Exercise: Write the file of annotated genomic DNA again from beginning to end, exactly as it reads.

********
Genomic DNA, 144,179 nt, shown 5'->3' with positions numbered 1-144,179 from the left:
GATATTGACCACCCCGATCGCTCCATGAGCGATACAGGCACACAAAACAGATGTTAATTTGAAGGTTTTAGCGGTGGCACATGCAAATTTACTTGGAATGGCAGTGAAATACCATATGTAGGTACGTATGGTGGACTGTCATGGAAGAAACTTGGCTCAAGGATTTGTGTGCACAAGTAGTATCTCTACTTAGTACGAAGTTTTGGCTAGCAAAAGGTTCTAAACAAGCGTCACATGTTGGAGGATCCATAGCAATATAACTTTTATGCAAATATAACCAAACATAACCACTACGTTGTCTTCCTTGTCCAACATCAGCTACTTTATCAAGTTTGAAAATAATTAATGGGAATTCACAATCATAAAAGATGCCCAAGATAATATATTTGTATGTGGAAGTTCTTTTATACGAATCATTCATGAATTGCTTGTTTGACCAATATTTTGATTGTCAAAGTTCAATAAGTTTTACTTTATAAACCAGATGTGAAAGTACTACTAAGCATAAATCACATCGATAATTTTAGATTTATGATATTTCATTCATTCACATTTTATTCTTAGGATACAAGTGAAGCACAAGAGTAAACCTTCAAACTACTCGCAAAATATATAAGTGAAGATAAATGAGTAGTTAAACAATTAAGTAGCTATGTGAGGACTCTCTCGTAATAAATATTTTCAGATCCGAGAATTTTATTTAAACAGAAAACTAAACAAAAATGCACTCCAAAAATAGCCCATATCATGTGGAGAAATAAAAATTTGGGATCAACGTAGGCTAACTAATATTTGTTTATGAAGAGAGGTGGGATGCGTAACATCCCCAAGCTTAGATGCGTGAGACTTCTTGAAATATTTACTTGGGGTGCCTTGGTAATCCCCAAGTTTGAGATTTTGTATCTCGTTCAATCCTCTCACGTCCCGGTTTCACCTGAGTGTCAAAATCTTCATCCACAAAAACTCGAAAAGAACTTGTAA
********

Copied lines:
Genomic DNA, 144,179 nt, shown 5'->3' with positions numbered 1-144,179 from the left:
GATATTGACCACCCCGATCGCTCCATGAGCGATACAGGCACACAAAACAGATGTTAATTTGAAGGTTTTAGCGGTGGCACATGCAAATTTACTTGGAATGGCAGTGAAATACCATATGTAGGTACGTATGGTGGACTGTCATGGAAGAAACTTGGCTCAAGGATTTGTGTGCACAAGTAGTATCTCTACTTAGTACGAAGTTTTGGCTAGCAAAAGGTTCTAAACAAGCGTCACATGTTGGAGGATCCATAGCAATATAACTTTTATGCAAATATAACCAAACATAACCACTACGTTGTCTTCCTTGTCCAACATCAGCTACTTTATCAAGTTTGAAAATAATTAATGGGAATTCACAATCATAAAAGATGCCCAAGATAATATATTTGTATGTGGAAGTTCTTTTATACGAATCATTCATGAATTGCTTGTTTGACCAATATTTTGATTGTCAAAGTTCAATAAGTTTTACTTTATAAACCAGATGTGAAAGTACTACTAAGCATAAATCACATCGATAATTTTAGATTTATGATATTTCATTCATTCACATTTTATTCTTAGGATACAAGTGAAGCACAAGAGTAAACCTTCAAACTACTCGCAAAATATATAAGTGAAGATAAATGAGTAGTTAAACAATTAAGTAGCTATGTGAGGACTCTCTCGTAATAAATATTTTCAGATCCGAGAATTTTATTTAAACAGAAAACTAAACAAAAATGCACTCCAAAAATAGCCCATATCATGTGGAGAAATAAAAATTTGGGATCAACGTAGGCTAACTAATATTTGTTTATGAAGAGAGGTGGGATGCGTAACATCCCCAAGCTTAGATGCGTGAGACTTCTTGAAATATTTACTTGGGGTGCCTTGGTAATCCCCAAGTTTGAGATTTTGTATCTCGTTCAATCCTCTCACGTCCCGGTTTCACCTGAGTGTCAAAATCTTCATCCACAAAAACTCGAAAAGAACTTGTAA